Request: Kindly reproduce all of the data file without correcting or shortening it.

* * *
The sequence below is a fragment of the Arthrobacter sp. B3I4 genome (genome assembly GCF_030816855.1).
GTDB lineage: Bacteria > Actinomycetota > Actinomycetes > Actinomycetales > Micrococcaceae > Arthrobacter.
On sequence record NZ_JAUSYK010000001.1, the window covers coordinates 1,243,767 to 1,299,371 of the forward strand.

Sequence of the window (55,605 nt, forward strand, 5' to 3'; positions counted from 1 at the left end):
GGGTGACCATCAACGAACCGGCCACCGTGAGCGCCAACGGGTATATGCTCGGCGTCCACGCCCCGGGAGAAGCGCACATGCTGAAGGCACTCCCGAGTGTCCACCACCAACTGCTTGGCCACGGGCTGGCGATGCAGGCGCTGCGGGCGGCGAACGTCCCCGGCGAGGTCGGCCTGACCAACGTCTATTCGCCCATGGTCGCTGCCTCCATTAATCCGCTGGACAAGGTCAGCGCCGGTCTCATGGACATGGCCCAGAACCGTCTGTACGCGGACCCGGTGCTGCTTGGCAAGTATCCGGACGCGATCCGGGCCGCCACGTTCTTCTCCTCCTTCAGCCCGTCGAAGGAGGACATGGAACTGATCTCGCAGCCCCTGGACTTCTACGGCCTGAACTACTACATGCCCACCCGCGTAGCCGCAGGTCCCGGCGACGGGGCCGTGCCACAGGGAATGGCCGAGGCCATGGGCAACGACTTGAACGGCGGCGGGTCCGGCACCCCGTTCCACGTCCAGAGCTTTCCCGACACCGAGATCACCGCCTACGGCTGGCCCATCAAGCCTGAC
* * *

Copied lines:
The sequence below is a fragment of the Arthrobacter sp. B3I4 genome (genome assembly GCF_030816855.1).
GTDB lineage: Bacteria > Actinomycetota > Actinomycetes > Actinomycetales > Micrococcaceae > Arthrobacter.
On sequence record NZ_JAUSYK010000001.1, the window covers coordinates 1,243,767 to 1,299,371 of the forward strand.

Sequence of the window (55,605 nt, forward strand, 5' to 3'; positions counted from 1 at the left end):
GGGTGACCATCAACGAACCGGCCACCGTGAGCGCCAACGGGTATATGCTCGGCGTCCACGCCCCGGGAGAAGCGCACATGCTGAAGGCACTCCCGAGTGTCCACCACCAACTGCTTGGCCACGGGCTGGCGATGCAGGCGCTGCGGGCGGCGAACGTCCCCGGCGAGGTCGGCCTGACCAACGTCTATTCGCCCATGGTCGCTGCCTCCATTAATCCGCTGGACAAGGTCAGCGCCGGTCTCATGGACATGGCCCAGAACCGTCTGTACGCGGACCCGGTGCTGCTTGGCAAGTATCCGGACGCGATCCGGGCCGCCACGTTCTTCTCCTCCTTCAGCCCGTCGAAGGAGGACATGGAACTGATCTCGCAGCCCCTGGACTTCTACGGCCTGAACTACTACATGCCCACCCGCGTAGCCGCAGGTCCCGGCGACGGGGCCGTGCCACAGGGAATGGCCGAGGCCATGGGCAACGACTTGAACGGCGGCGGGTCCGGCACCCCGTTCCACGTCCAGAGCTTTCCCGACACCGAGATCACCGCCTACGGCTGGCCCATCAAGCCTGAC